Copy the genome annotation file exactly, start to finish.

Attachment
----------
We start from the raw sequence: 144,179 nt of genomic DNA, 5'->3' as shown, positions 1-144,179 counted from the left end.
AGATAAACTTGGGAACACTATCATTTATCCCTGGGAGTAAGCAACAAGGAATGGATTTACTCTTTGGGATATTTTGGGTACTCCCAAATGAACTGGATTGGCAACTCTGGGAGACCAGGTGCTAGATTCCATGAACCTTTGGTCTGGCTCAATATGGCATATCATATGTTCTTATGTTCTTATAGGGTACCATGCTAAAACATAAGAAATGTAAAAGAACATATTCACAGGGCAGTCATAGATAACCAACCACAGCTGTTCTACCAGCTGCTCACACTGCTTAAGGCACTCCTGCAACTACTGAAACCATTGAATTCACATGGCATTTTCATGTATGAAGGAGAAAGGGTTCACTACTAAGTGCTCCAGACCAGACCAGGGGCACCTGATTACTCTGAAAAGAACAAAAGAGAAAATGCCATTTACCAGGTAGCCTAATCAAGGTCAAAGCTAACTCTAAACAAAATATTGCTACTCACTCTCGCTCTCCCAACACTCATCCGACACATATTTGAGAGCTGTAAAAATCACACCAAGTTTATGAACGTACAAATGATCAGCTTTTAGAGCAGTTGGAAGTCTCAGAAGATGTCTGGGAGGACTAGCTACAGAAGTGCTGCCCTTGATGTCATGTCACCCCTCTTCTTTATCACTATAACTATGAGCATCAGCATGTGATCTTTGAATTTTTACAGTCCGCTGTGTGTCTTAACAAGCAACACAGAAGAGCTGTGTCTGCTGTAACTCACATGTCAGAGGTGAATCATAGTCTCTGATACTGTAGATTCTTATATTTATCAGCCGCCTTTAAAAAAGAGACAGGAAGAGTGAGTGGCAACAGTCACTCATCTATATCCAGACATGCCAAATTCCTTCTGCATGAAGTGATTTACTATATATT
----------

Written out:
We start from the raw sequence: 144,179 nt of genomic DNA, 5'->3' as shown, positions 1-144,179 counted from the left end.
AGATAAACTTGGGAACACTATCATTTATCCCTGGGAGTAAGCAACAAGGAATGGATTTACTCTTTGGGATATTTTGGGTACTCCCAAATGAACTGGATTGGCAACTCTGGGAGACCAGGTGCTAGATTCCATGAACCTTTGGTCTGGCTCAATATGGCATATCATATGTTCTTATGTTCTTATAGGGTACCATGCTAAAACATAAGAAATGTAAAAGAACATATTCACAGGGCAGTCATAGATAACCAACCACAGCTGTTCTACCAGCTGCTCACACTGCTTAAGGCACTCCTGCAACTACTGAAACCATTGAATTCACATGGCATTTTCATGTATGAAGGAGAAAGGGTTCACTACTAAGTGCTCCAGACCAGACCAGGGGCACCTGATTACTCTGAAAAGAACAAAAGAGAAAATGCCATTTACCAGGTAGCCTAATCAAGGTCAAAGCTAACTCTAAACAAAATATTGCTACTCACTCTCGCTCTCCCAACACTCATCCGACACATATTTGAGAGCTGTAAAAATCACACCAAGTTTATGAACGTACAAATGATCAGCTTTTAGAGCAGTTGGAAGTCTCAGAAGATGTCTGGGAGGACTAGCTACAGAAGTGCTGCCCTTGATGTCATGTCACCCCTCTTCTTTATCACTATAACTATGAGCATCAGCATGTGATCTTTGAATTTTTACAGTCCGCTGTGTGTCTTAACAAGCAACACAGAAGAGCTGTGTCTGCTGTAACTCACATGTCAGAGGTGAATCATAGTCTCTGATACTGTAGATTCTTATATTTATCAGCCGCCTTTAAAAAAGAGACAGGAAGAGTGAGTGGCAACAGTCACTCATCTATATCCAGACATGCCAAATTCCTTCTGCATGAAGTGATTTACTATATATT